What to Do If You Are Left With This Situation on Your Lawn
The good news - the snow is almost all gone. The bad news - we are now left with a lot of snow mold.
Why was this winter/Spring one of the worst for snow mold? There are a few factors that play into that situation. According to a lawn maintenance company, Turf Tech Lawn Services, snow mold happens when there is wet ground, not frozen in the Fall and we get a layer of snow.
The long season of snow cover can take its toll on Minnesota lawns, and fungal diseases can often afflict turf in the early spring. The common names for two of these diseases are Gray Snow Mold and Pink Snow Mold. Both of these diseases are most severe when early snow covers wet, unfrozen ground in the fall.
There are also two types of snow mold Gray snow mold and Pink snow mold. There are only slight variances between the two.
Gray snow mold - grayish-white mold, or mycelium, with speckled dark flecks. The mycelia are usually most noticed on the outer edge of the spots.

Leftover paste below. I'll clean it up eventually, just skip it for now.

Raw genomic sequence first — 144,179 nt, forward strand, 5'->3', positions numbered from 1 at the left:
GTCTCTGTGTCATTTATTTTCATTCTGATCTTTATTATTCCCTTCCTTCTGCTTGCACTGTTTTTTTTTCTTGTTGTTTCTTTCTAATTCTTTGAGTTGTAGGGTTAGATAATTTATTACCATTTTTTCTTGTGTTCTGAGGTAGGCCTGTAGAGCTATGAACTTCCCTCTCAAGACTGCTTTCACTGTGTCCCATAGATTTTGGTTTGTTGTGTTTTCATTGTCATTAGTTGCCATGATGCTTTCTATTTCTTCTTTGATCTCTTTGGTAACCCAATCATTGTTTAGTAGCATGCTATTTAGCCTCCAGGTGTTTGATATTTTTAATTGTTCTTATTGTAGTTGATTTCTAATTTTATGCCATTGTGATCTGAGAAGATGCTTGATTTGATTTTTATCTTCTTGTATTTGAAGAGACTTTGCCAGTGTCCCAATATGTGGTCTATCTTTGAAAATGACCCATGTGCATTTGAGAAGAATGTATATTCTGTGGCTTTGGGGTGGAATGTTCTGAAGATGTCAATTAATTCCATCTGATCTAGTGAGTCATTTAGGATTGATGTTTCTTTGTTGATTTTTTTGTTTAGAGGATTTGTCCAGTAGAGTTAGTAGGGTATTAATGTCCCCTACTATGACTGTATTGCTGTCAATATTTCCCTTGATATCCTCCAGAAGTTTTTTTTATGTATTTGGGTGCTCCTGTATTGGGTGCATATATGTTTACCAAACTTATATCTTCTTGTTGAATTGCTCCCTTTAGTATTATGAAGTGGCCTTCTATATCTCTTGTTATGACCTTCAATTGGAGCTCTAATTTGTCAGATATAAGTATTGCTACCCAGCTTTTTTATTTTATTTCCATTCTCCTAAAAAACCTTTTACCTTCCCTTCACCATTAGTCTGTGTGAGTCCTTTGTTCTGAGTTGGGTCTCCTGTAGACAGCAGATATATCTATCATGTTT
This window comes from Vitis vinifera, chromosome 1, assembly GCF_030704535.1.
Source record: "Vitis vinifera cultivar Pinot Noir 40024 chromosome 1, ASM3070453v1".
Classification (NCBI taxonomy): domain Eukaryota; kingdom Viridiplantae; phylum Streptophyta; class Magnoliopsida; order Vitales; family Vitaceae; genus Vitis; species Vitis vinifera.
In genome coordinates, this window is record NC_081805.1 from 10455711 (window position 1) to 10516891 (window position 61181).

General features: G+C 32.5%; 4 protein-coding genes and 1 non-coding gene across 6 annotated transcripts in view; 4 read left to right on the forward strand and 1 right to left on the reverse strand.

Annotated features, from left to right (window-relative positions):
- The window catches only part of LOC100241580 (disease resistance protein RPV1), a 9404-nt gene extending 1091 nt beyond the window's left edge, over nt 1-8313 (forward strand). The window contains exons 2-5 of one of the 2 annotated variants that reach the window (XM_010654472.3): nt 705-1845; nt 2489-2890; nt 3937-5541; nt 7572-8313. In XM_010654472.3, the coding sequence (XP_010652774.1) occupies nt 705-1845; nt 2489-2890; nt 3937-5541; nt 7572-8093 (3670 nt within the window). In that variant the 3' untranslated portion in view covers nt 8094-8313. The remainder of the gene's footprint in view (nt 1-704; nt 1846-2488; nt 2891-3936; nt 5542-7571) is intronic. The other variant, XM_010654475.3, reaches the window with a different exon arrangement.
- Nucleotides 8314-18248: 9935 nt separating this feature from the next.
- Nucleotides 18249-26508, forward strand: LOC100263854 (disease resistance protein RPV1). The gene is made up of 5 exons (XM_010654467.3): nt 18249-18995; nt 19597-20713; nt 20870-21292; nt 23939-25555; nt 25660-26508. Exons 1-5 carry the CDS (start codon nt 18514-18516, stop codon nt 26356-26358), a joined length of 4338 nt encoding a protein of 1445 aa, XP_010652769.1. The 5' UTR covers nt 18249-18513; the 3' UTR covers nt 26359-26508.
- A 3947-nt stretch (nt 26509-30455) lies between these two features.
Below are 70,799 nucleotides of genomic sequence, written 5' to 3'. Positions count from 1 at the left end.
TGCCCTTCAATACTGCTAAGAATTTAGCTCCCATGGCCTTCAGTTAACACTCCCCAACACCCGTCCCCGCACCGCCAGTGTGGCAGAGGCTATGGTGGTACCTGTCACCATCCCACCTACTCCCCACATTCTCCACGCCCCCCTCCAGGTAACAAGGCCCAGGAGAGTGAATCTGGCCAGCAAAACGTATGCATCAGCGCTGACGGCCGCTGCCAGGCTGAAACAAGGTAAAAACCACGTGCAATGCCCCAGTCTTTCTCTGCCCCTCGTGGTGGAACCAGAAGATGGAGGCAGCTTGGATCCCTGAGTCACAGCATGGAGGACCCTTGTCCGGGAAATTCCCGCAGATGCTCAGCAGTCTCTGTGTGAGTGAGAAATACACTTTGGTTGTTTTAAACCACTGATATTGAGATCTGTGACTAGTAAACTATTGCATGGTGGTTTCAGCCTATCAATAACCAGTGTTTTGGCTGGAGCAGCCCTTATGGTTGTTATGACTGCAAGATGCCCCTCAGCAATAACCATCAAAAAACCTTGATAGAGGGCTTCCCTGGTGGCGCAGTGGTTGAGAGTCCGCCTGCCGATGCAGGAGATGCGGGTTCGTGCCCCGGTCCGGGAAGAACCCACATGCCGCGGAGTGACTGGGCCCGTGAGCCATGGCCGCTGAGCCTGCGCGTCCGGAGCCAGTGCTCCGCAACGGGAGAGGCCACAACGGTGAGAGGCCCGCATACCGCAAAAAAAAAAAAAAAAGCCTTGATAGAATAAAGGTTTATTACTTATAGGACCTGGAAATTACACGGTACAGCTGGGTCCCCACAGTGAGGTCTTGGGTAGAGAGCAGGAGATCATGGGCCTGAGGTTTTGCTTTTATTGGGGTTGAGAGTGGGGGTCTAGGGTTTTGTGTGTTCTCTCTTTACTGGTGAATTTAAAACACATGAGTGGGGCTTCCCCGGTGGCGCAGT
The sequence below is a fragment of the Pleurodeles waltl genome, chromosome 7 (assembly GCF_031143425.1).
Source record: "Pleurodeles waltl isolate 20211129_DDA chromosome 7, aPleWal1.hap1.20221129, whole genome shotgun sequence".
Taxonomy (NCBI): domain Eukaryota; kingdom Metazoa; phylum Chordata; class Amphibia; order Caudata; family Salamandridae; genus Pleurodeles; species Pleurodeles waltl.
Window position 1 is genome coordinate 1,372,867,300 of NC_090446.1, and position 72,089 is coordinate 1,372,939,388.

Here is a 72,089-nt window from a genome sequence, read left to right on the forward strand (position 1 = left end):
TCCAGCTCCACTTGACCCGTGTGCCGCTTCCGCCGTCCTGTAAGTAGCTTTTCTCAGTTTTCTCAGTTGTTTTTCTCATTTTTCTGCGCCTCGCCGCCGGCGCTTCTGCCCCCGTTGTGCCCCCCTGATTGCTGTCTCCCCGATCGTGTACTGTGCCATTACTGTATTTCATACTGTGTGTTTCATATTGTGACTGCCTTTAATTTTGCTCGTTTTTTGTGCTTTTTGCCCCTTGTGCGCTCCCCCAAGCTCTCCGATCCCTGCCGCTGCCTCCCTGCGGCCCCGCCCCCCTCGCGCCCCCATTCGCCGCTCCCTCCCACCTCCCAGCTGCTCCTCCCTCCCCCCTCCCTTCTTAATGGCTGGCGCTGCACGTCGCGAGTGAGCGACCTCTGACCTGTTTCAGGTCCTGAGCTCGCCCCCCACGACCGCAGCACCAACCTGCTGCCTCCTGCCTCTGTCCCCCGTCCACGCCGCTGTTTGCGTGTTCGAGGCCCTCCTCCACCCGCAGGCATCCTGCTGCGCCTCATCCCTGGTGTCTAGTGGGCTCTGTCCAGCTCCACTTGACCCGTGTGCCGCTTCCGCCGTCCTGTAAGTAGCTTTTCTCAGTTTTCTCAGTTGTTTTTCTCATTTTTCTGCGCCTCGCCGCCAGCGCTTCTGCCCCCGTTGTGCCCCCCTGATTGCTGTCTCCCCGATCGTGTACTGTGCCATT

if you have the other type, Pink snow mold, you will see these characteristics:
...there aren't as many speckled dark flecks and the mycelia are a pinkish to reddish-brown coloring (hence the name)
Also, as an added benefit, Pink snow mold can actually happen without snow. If this does develop without snow cover, the spots are larger, and will turn a grayish color.
So, if we all (or a lot of us) have this issue this Spring, what are we supposed to do about it? Luckily there is rain in the forecast and that will wash some or most of it away,. Otherwise just keep the area clear from debris; such as leaves, twigs, and other debris that can be on the lawn. Just good maintenance and proper mowing should take care of it, and your lawn should recover. Also, it is recommended that you don't walk on a "tender" lawn until it dries out from the snow cover, or at least keep the lawn traffic to a minimum.
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